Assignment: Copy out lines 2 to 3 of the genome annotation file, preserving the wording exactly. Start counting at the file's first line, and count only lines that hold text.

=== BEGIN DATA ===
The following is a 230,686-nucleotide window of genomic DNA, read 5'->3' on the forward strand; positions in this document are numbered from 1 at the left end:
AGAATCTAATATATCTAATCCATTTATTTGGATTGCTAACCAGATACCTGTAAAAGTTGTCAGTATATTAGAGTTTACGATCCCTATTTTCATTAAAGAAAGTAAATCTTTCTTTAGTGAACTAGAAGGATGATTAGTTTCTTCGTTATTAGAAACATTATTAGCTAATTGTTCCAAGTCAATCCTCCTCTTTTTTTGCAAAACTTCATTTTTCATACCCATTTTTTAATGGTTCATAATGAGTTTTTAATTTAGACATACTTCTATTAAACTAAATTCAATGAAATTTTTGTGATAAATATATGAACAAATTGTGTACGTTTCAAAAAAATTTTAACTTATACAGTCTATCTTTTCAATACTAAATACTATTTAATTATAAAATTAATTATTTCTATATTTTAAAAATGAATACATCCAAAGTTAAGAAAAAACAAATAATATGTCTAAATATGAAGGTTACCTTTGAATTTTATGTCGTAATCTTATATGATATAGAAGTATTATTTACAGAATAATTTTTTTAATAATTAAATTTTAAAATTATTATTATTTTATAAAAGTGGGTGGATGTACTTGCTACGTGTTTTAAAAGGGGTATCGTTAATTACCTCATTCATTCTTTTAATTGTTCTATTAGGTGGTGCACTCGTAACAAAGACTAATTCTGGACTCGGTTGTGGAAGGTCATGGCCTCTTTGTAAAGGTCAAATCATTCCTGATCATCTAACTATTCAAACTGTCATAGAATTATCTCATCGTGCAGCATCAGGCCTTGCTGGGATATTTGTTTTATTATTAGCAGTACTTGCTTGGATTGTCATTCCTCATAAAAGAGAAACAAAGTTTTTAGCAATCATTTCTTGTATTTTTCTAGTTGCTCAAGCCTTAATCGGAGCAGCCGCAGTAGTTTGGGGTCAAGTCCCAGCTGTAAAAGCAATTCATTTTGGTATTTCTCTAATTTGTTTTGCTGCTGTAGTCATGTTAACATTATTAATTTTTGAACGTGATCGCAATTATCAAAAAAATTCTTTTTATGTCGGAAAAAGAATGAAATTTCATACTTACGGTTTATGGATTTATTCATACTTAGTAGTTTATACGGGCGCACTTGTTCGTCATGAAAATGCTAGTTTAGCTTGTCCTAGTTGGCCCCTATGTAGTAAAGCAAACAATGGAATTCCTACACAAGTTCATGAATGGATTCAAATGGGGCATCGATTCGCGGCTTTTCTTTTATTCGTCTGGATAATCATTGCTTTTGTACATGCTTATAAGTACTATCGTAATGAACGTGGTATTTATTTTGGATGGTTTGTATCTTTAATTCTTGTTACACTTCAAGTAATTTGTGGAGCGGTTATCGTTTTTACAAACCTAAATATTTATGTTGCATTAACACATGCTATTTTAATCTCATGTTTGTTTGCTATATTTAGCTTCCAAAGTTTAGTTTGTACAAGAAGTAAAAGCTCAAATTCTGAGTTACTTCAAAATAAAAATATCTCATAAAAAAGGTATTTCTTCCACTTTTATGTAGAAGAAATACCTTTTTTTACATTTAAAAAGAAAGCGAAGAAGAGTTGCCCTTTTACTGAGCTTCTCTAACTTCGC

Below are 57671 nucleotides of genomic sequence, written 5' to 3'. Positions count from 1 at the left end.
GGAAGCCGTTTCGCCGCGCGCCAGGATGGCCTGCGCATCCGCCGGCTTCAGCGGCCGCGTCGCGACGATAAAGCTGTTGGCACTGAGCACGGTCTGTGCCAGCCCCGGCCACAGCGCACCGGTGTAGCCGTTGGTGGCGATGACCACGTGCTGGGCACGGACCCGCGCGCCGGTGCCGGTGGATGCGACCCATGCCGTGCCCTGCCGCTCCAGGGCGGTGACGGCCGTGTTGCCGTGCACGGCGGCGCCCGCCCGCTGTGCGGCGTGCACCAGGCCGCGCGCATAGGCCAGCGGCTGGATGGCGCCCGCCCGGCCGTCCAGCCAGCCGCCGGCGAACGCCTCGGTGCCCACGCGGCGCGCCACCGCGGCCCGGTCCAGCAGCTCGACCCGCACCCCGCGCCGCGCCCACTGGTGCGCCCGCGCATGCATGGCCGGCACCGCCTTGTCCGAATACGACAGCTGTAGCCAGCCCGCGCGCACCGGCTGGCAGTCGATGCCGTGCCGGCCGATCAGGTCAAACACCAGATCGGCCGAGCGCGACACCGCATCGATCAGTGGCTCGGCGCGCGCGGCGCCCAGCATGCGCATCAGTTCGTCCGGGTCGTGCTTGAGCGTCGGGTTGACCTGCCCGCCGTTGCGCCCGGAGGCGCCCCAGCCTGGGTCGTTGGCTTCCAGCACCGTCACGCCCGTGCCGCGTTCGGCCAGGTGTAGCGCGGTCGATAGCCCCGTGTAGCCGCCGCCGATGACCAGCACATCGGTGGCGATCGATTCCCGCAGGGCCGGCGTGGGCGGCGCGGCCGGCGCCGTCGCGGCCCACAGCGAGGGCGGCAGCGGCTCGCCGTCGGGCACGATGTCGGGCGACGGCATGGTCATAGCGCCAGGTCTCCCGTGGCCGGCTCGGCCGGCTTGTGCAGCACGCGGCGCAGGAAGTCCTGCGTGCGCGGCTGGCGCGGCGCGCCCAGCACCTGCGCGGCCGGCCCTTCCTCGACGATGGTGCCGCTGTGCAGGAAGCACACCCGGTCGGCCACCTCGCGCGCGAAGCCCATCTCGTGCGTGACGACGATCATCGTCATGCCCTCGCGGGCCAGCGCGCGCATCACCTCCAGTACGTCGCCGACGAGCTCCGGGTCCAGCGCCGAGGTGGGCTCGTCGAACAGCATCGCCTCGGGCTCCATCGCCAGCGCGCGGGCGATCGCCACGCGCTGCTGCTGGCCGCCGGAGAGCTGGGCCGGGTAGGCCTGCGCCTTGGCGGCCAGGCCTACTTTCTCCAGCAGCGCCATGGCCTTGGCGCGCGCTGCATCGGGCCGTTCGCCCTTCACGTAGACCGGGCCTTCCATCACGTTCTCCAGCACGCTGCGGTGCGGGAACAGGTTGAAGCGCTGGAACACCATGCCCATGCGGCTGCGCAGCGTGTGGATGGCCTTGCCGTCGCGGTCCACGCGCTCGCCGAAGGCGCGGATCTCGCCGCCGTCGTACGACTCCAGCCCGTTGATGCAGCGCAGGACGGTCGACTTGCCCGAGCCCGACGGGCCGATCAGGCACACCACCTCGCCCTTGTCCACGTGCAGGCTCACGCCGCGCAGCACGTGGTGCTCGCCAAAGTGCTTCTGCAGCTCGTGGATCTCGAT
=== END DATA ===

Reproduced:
AGAATCTAATATATCTAATCCATTTATTTGGATTGCTAACCAGATACCTGTAAAAGTTGTCAGTATATTAGAGTTTACGATCCCTATTTTCATTAAAGAAAGTAAATCTTTCTTTAGTGAACTAGAAGGATGATTAGTTTCTTCGTTATTAGAAACATTATTAGCTAATTGTTCCAAGTCAATCCTCCTCTTTTTTTGCAAAACTTCATTTTTCATACCCATTTTTTAATGGTTCATAATGAGTTTTTAATTTAGACATACTTCTATTAAACTAAATTCAATGAAATTTTTGTGATAAATATATGAACAAATTGTGTACGTTTCAAAAAAATTTTAACTTATACAGTCTATCTTTTCAATACTAAATACTATTTAATTATAAAATTAATTATTTCTATATTTTAAAAATGAATACATCCAAAGTTAAGAAAAAACAAATAATATGTCTAAATATGAAGGTTACCTTTGAATTTTATGTCGTAATCTTATATGATATAGAAGTATTATTTACAGAATAATTTTTTTAATAATTAAATTTTAAAATTATTATTATTTTATAAAAGTGGGTGGATGTACTTGCTACGTGTTTTAAAAGGGGTATCGTTAATTACCTCATTCATTCTTTTAATTGTTCTATTAGGTGGTGCACTCGTAACAAAGACTAATTCTGGACTCGGTTGTGGAAGGTCATGGCCTCTTTGTAAAGGTCAAATCATTCCTGATCATCTAACTATTCAAACTGTCATAGAATTATCTCATCGTGCAGCATCAGGCCTTGCTGGGATATTTGTTTTATTATTAGCAGTACTTGCTTGGATTGTCATTCCTCATAAAAGAGAAACAAAGTTTTTAGCAATCATTTCTTGTATTTTTCTAGTTGCTCAAGCCTTAATCGGAGCAGCCGCAGTAGTTTGGGGTCAAGTCCCAGCTGTAAAAGCAATTCATTTTGGTATTTCTCTAATTTGTTTTGCTGCTGTAGTCATGTTAACATTATTAATTTTTGAACGTGATCGCAATTATCAAAAAAATTCTTTTTATGTCGGAAAAAGAATGAAATTTCATACTTACGGTTTATGGATTTATTCATACTTAGTAGTTTATACGGGCGCACTTGTTCGTCATGAAAATGCTAGTTTAGCTTGTCCTAGTTGGCCCCTATGTAGTAAAGCAAACAATGGAATTCCTACACAAGTTCATGAATGGATTCAAATGGGGCATCGATTCGCGGCTTTTCTTTTATTCGTCTGGATAATCATTGCTTTTGTACATGCTTATAAGTACTATCGTAATGAACGTGGTATTTATTTTGGATGGTTTGTATCTTTAATTCTTGTTACACTTCAAGTAATTTGTGGAGCGGTTATCGTTTTTACAAACCTAAATATTTATGTTGCATTAACACATGCTATTTTAATCTCATGTTTGTTTGCTATATTTAGCTTCCAAAGTTTAGTTTGTACAAGAAGTAAAAGCTCAAATTCTGAGTTACTTCAAAATAAAAATATCTCATAAAAAAGGTATTTCTTCCACTTTTATGTAGAAGAAATACCTTTTTTTACATTTAAAAAGAAAGCGAAGAAGAGTTGCCCTTTTACTGAGCTTCTCTAACTTCGC

Below are 57671 nucleotides of genomic sequence, written 5' to 3'. Positions count from 1 at the left end.